This practice was a common one in Thrace with examples of ‘killed’ weapons having been recorded in numerous Celtic warrior burials discovered on the territory of today’s Bulgaria, ranging from the 3rd c. BC onwards, such as those at Plovdiv (Bospacheva 1995), Kalnovo (Shumen region) (Ananasov 1992), Sofia (Kazarow 1926:41), or Kazanlak/Sevtopolis (Getov 1962). A particular high concentration of burials with ‘killed’ weapons comes from Scordisci territory in north-central and north-western Bulgaria (see: https://www.academia.edu/5385798/Scordisci_Swords_from_Northwestern_Bulgaria ).

 

The latest recorded evidence of this practice comes from the Stara Planina (Balkan) mountains of central Bulgaria where the ritual is to be observed at sites such as Taja (Stara Zagora reg.), where ritually killed La Têne swords and other Celtic weapons have been found in burials dating to the 3rd/4th c. AD (Domaradski 1993), indicating that in certain parts of Thrace some Celtic groups retained their independence and identity into the late Roman period.

varwe.

Celtic burial goods including ritually ‘killed’ weapons from northeastern Bulgaria.

(Varna Archaeological Museum)

 Ritually 'killed' Celtiberian La Tène sword from the Celtiberian necropolis at Quintanas de Gormaz, Soria, Castile and León, Spain, 4th-3rd century BC

Ritually ‘killed’ Celtiberian La Tène sword from the Celtiberian necropolis at Quintanas de Gormaz, Soria, Castile and León, Spain (4/3 century BC)

 

kupinovo-syrmia-3-c-bc

Ritually killed iron sword from a Balkan Celtic warrior burial at Kupinovo (Syrmia), Serbia

(3rd c. BC)

 

CULT SITES

Besides weapons and other artifacts found in Celtic burials, the ritual of ‘killing the objects’ is also to be observed at Celtic cult sites across Europe.

G2 1G2 2

Sacrificed weapons and lead votive ‘Taranis Wheels’ (see Taranis article) from Nanteuil-Sur-Aisne in the territory of the Remi tribe in Gaul (2nd/1st c. BC)

http://www.gaulois.ardennes.culture.fr/accessible/en/uc/05_01_01-Nanteuil-sur-Aisne

In about 200 BC, damaged weapons, hammered and broken on purpose, were placed in a geometric pattern on the ground at the edges of the sacred site, and buried immediately. The large oval ditch surrounding the temple also contained the remains of weapons, belt buckles and tools, as well as human bones. In the early 1st century BC, such votive wheels, made of gold, silver, potin, bronze and especially lead, replaced the deposits of weapons.

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Ritually ‘killed’iron sword from the  Gaulish sanctuary at Gournay-sur-Aronde, France (2 c. BC)

 

In Thrace the custom of ‘Killing the Objects’ is to be observed particularly at cult sites in the Rhodope and Stara Planina (Balkan) mountains of central and southern Bulgaria. Recent publications of excavations from the Rhodope mountains provide conclusive proof that this Celtic practice was common among the local population there in the 3rd – 1st c. BC. Votive offerings (Torcs, ceramic vessels, fibulae, daggers etc.) at cult sites such as Tsruncha (Smolyan region), Koprivlen and Babyak (both Blagoevgrad region) (Christov 1999; Kisyov 1990;Tonkova, Gotcheva 2008) etc. show clear evidence of having been ‘killed’ in the typical Celtic fashion.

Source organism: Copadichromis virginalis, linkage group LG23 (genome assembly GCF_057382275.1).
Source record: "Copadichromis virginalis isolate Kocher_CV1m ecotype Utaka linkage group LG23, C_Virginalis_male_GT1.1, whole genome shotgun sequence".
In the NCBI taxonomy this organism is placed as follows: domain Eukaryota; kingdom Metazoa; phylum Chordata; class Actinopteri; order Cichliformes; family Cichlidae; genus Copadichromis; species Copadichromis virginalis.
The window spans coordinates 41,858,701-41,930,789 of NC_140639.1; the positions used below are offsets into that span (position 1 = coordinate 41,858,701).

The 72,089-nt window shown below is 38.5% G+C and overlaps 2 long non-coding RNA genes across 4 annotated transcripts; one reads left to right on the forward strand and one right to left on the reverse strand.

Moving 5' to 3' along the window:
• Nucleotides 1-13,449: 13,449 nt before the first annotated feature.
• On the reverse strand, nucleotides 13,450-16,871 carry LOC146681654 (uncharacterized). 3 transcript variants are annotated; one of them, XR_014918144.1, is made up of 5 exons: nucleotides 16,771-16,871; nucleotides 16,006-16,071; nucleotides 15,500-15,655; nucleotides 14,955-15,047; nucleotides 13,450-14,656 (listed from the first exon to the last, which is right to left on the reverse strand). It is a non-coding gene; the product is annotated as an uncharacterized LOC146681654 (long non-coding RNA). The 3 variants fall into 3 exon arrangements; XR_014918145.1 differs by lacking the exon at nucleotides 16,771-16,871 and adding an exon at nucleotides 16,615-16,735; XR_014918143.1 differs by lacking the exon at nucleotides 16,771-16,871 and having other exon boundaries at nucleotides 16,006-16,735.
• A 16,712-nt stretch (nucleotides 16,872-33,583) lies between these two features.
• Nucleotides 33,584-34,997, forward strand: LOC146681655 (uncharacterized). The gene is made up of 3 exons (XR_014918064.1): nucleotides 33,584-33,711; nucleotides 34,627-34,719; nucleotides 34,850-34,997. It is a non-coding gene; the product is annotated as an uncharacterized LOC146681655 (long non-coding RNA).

babfp

Reconstruction of a ritually killed Celtic ‘cult’ fire-pot found at Babyak, Rhodope mountains (Southwestern Bulgaria)

(see: https://www.academia.edu/5046182/Zoomorphic_Cult_Firepots  )

 

Thousands of examples of this practice have been recorded across Europe, indicating that it was a ritual common to all the pan-Celtic tribes. However, although many theories have been postulated, for now the exact significance of this mysterious custom remains unclear. 

 

R. Dagger

Ritually ‘killed’ iron Celtic dagger recently discovered by treasure hunters at Bulbuc (Alba County), Transylvania (late 2nd/early 1st c. BC)

(see : https://balkancelts.wordpress.com/2012/11/24/curved-sacrificial-daggers/ )

 

a - late 1 c. BC - River Lea at Waltham Abbey, Essex - rit. killed - anvil, tongs, sledge hammer, chisel and poker

Ritually ‘killed’ blacksmiths tools (anvil, tongs, sledge hammer, chisel and poker) found deposited in the River Lea at Waltham Abbey (Essex), England (1st century BC)

 

 

 

 

 

 

 

 

 

 

 

 

 

 

 

Sources Cited

 

Atanassov 1992 = Атанасов Г., Съорьжени от III– II в. Пр. н.е. от околностите на с. Кълново, Шуменско – ИИМШ,VII, 1992, с. 5-44

Bospacheva 1995 = Боспачиева М. Погилно погребение от елинистическия некропол на филипопол – Исвестия на музеите в Южна България 21, 43-61

Bradley R. (1998): The passage of arms. An archaeological analysis of prehistoric hoard and votive deposits. (2ed.) Oxford

Christov Iv., Rock Sanctuaries of MountainThrace. V. Tarnovo. 1999

Domaradski 1993 = Домарадски М., Могилен Некропол В М. Атанасца При С. Тъжа. In: Първи Международен Симпозиум “Севтополис”, Надгробните Могили в Югоизточна Европа. Казанлък, 4-8 юни 1993 г., Pp. 267 – 306.

Getov 1962 = Гетов Л., Нови данни за въорежението у нас през латенската епоха – Археология, IV, 1962, 3, c. 41-43, обр. 1-3.

Kazakevich G. (2012) Celtic Military Equipment from the Territory of Ukraine: Towards a new Warrior Identity in the pre-Roman Eastern Europe. In: Transforming Traditions: Studies in Archaeology, Comparative Linguistics and Narrative. Studia Celto-Slavica 6. p. 177- 212. Lódź.